Daniel Esty, the Hillhouse Professor of Environmental Law and Policy at Yale University, visited the Schwarzenegger Institute on October 28th to talk about his new book, A Better Planet: 40 Big Ideas for a Sustainable Future with USC Price School of Public Policy students. Former Cal-EPA Secretary and Schwarzenegger Institute Advisory Board Member Terry Tamminen led the conversation with Professor Esty as he shared fresh-thinking sustainability ideas to a roundtable of students. Senate Pro Tem Emeritus Kevin de León and former Senator Fran Pavley also participated in the roundtable conversation and shared their personal perspectives on the importance of using fresh public policy ideas when drafting legislation.
Professor Esty based his sustainability talk around the the topics covered in the book’s 40 essays – including ecology, environmental justice, big data, public health, and climate change – and began the conversation with a 50-year overview of the history of environmental policy making in the United States. Citing the Clean Air Act, the creation of the United States Environmental Protection Agency and his personal experiences along the Natchaug River in Connecticut, he made the case that the United States has made great environmental progress in the past but the pace of that progress has slowed in the last ten years. Professor Esty then explained how his book explores the reasons behind this shift and what policy is needed to rekindle public interest in environmental protection.
One of the factors impeding environmental action is the debate over whether regulatory or market-based mechanisms should be used. Professor Esty and Terry Tamminen discussed using market-based mechanisms versus regulatory solutions to reduce greenhouse gas, plastic use and other pollution. Esty advocated for establishing a new starting point principal that there should be no externalities. “If you are causing environmental harm, you should pay for it," said Esty. "If you are using a public resource you should pay for it. There should be no discounts. People rarely take care of scarce resources, like water, if they don’t pay for it.” Esty also believes that the adoption of a common carbon price is possible primarily because all governments have a need for revenue and one of the easiest ways to generate that revenue is through carbon pricing. Terry responded with a statistic from his book Lives Per Gallon: the True Cost of Our Oil Addiction stating that due to the negative externalities of petroleum use we actually pay an additional $7 per gallon of gasoline that we use.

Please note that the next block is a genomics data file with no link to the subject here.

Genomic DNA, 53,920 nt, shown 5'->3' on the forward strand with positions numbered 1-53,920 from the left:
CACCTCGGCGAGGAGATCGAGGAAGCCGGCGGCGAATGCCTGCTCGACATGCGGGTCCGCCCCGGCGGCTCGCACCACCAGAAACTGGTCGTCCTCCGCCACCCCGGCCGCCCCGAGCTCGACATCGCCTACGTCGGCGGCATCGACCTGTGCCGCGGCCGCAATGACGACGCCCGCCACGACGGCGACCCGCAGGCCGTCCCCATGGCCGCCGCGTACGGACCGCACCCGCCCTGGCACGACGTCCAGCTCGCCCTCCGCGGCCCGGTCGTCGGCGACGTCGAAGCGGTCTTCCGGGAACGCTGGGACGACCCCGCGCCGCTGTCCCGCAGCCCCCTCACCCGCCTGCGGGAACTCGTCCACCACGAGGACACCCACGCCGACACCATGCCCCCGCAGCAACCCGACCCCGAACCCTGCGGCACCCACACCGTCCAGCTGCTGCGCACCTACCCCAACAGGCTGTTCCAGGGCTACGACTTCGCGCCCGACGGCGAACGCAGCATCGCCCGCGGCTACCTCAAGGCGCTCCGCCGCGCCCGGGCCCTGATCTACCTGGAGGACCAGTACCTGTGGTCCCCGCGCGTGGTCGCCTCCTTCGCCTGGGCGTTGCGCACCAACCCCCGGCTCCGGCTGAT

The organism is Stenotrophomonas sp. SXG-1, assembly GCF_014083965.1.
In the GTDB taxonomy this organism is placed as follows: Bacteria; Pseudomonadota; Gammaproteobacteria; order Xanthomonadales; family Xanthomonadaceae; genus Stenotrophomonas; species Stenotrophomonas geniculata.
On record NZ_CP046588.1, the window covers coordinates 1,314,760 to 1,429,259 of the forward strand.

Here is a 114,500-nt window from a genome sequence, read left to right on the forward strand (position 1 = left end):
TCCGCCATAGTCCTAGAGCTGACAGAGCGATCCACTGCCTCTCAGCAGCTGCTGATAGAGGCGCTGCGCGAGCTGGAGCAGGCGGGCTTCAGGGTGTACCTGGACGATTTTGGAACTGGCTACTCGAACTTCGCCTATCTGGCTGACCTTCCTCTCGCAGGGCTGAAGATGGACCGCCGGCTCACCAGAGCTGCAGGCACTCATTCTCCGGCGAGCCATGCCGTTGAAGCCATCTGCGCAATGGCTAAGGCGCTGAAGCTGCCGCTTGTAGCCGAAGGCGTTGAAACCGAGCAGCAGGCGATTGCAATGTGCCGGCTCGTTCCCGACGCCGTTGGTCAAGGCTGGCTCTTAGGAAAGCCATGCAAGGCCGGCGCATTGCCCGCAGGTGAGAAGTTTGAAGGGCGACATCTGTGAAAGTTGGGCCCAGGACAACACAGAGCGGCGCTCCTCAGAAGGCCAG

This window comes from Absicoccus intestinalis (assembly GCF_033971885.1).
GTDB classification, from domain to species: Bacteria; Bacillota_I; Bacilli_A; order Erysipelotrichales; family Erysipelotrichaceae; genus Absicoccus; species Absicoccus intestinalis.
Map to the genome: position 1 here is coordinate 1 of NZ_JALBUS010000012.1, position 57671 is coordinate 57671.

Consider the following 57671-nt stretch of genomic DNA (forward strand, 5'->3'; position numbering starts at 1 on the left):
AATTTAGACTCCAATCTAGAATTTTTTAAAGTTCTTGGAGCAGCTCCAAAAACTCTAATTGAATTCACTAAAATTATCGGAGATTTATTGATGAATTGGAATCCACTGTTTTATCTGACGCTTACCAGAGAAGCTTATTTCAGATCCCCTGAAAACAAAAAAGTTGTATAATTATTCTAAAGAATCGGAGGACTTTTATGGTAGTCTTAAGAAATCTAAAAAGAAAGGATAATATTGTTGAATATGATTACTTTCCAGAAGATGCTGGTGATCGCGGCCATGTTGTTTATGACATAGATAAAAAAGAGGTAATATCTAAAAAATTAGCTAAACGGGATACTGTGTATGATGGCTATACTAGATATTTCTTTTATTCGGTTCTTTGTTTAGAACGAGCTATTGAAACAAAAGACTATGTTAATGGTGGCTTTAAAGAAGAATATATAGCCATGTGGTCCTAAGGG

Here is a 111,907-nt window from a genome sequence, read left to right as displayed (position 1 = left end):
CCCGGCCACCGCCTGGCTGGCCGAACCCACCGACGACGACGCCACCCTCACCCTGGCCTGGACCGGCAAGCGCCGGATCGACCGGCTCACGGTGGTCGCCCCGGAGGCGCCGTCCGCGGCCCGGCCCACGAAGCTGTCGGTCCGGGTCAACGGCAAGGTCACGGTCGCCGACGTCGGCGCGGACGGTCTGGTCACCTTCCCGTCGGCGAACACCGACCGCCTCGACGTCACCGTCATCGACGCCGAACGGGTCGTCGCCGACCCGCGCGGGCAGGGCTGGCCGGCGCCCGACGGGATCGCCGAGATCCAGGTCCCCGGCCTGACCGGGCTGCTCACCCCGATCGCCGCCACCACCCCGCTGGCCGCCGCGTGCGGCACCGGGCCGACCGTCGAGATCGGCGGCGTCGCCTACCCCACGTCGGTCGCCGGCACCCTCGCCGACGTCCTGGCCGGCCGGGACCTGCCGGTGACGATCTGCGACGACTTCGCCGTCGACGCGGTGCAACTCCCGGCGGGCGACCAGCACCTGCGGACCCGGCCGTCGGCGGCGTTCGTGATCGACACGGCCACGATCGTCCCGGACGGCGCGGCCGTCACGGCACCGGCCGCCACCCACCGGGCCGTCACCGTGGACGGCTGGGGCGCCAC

Although Terry Tamminen and Professor Esty offered distinct perspectives on mechanisms to tackle rising greenhouse gas emissions, both agreed that a combination of all approaches is necessary. Professor Esty also emphasized that bipartisanship, leadership and innovation are key to tackling climate change and are also common themes throughout his book– themes that he discussed with the attending students in a long question and answer session.
Professor Esty concluded his talk by explaining that when comes to the environment he is a short term pessimist and a long term optimist. He believes that 21st century voters are essential green consumers and investors and that this shift is changing corporate behavior and decision making.